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Fri, 10 July 2020

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The House Live All
By Dods Monitoring
By Andrew McQuillan
Press releases

Health Secretary Matt Hancock tells social media firms to 'purge' harmful content after teen's suicide

Health Secretary Matt Hancock tells social media firms to 'purge' harmful content after teen's suicide
3 min read

Matt Hancock has called on social media firms to “purge” harmful posts from their sites after the death of a teenager was linked with the content.

The Health Secretary warned social media firms, including Instagram and Pintrest, that he would not hesitate to legislate if they did not do more to protect users from being targeted with content encouraging self-harm.

The warning comes after thirty families accused the tech companies of hosting content which they believe played a part in the death of their children.

Speaking to the Sunday Times, Ian Russell, whose 14-year-old daughter Molly committed suicide in November 2017, blamed algorithms used on the social media sites for repeatedly showing teens the harmful content.

“The more I looked [into Molly’s online accounts], the more there was that chill horror that I was getting a glimpse into something that had such profound effects on my lovely daughter," he told the paper.

“We went to one Molly was following and what we found was just horrendous.

“They seemed to be completely encouraging self-harm, linking depression to self-harm and to suicide, making it seem inevitable, normal, graphically showing things like cutting, biting, burning, bruising, taking pills.

“It was there, hiding in plain site.”

In a letter to social media firms reminding them of their responsibilities, Mr Hancock called on them to take urgent action.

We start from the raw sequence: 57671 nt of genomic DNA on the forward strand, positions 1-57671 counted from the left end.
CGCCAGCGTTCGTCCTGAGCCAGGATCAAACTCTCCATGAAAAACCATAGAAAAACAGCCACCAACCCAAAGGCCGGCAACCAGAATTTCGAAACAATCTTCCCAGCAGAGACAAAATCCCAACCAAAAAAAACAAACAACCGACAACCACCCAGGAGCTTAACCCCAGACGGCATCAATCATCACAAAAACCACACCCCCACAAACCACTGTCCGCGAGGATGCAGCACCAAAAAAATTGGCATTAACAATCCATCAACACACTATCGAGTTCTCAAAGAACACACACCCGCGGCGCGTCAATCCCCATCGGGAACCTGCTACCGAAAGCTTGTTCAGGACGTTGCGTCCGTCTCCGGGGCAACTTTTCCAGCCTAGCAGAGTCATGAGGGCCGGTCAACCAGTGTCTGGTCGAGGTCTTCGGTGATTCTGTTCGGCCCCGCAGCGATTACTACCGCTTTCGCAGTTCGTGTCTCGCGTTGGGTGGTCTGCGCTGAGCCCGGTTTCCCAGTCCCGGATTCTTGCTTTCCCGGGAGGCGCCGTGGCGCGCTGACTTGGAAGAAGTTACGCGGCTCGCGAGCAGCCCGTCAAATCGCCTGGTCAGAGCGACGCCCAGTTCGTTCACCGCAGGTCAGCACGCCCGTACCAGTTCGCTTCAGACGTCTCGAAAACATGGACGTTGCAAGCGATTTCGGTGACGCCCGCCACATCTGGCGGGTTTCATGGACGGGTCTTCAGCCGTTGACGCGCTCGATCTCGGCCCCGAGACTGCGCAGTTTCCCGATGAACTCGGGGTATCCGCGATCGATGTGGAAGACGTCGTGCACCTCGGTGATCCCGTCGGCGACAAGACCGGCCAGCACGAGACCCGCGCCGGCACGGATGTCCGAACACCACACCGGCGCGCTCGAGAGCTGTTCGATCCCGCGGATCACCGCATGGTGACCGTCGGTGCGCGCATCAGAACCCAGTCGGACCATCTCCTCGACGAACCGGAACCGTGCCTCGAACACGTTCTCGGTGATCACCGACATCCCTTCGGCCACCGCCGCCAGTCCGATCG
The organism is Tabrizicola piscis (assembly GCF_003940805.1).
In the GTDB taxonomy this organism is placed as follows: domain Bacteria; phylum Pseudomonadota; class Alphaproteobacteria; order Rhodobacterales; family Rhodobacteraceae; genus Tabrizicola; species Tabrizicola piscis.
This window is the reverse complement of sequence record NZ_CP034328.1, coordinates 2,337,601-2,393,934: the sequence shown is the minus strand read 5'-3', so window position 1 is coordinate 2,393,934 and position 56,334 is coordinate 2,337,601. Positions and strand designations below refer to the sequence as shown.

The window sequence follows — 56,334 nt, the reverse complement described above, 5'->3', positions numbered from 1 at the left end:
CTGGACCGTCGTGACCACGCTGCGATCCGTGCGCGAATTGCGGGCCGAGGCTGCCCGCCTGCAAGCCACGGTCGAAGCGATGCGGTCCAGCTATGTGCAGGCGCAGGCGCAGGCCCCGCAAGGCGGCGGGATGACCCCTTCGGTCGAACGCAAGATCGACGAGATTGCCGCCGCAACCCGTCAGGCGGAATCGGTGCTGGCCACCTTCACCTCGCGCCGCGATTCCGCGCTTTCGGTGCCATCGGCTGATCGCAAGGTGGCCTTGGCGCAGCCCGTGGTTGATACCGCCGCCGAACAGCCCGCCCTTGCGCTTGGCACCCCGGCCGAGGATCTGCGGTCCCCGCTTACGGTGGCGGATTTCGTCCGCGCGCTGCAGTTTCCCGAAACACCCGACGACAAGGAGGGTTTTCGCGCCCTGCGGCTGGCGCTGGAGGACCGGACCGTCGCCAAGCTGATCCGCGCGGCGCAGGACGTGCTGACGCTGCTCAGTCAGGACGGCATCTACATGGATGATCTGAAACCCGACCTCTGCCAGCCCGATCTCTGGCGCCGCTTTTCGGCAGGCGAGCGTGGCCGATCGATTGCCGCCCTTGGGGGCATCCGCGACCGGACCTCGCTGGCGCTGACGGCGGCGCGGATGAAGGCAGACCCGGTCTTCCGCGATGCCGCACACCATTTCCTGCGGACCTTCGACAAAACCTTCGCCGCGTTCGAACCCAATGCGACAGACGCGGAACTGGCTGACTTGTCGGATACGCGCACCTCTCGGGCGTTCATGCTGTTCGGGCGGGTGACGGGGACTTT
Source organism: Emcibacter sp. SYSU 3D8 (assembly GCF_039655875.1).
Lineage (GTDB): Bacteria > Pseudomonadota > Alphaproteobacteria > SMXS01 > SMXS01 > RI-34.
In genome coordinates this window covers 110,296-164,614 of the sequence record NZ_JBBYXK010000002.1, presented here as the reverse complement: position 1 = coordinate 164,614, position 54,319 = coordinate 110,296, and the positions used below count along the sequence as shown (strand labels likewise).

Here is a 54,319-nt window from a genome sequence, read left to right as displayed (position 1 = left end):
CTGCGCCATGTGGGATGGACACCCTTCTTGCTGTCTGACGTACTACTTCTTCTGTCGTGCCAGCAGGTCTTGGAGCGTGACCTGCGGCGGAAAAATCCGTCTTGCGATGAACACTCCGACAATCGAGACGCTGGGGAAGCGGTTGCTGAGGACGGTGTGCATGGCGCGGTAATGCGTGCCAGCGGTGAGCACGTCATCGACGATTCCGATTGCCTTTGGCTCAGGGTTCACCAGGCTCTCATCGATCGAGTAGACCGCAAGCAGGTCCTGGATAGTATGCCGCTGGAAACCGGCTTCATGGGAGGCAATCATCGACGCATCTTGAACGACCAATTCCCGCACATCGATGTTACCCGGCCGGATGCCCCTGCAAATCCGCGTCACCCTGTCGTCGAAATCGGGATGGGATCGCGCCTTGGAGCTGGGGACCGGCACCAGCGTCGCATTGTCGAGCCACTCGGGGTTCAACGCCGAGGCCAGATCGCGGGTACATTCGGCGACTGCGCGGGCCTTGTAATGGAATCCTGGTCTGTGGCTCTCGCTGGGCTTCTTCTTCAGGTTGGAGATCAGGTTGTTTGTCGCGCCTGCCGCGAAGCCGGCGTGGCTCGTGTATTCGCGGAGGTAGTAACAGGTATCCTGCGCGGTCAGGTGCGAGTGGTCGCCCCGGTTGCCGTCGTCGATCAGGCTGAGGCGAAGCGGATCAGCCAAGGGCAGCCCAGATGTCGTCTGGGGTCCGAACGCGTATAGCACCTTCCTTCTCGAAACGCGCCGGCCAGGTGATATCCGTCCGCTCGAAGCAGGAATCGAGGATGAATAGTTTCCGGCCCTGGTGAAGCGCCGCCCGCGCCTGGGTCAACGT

“I welcome that you have already taken important steps, and developed some capabilities to remove harmful content. But I know you will agree that more action is urgently needed,” he wrote.

“It is appalling how easy it still is to access this content online and I am in no doubt about the harm this material can cause, especially for young people.

“It is time for internet and social media providers to step up and purge this content once and for all.

“I want to work with internet and social media providers to ensure the action is as effective as possible.

“However, let me be clear that we will introduce legislation where needed.”

The intervention from the Health Secretary comes ahead of a government white paper on the potential harms caused by online content, including the risk of self-harm and suicide.

Mr Hancock added: “I feel the fear of a parent that our children can be torn away from us, aided by new technology. So I am determined to do what is necessary to stop teenagers falling into a suicide trap.

“We must act now, so technology is seen to improve lives, and stop it causing harm. This is a critical moment - as a supporter of digital technology, I don’t want the benefits of technology to be lost because of reasonable concerns about its risks. But most importantly, I don’t want another family to have to go through the agony of losing a child this way.”

An Instagram spokesperson told the Sunday Times: “We work with expert groups who… tell us that the sharing of a person’s mental health journey can be an important part of recovery. This is why we don’t remove certain content and instead offer people looking at, or posting is, support messaging that directs people to groups that can help.”


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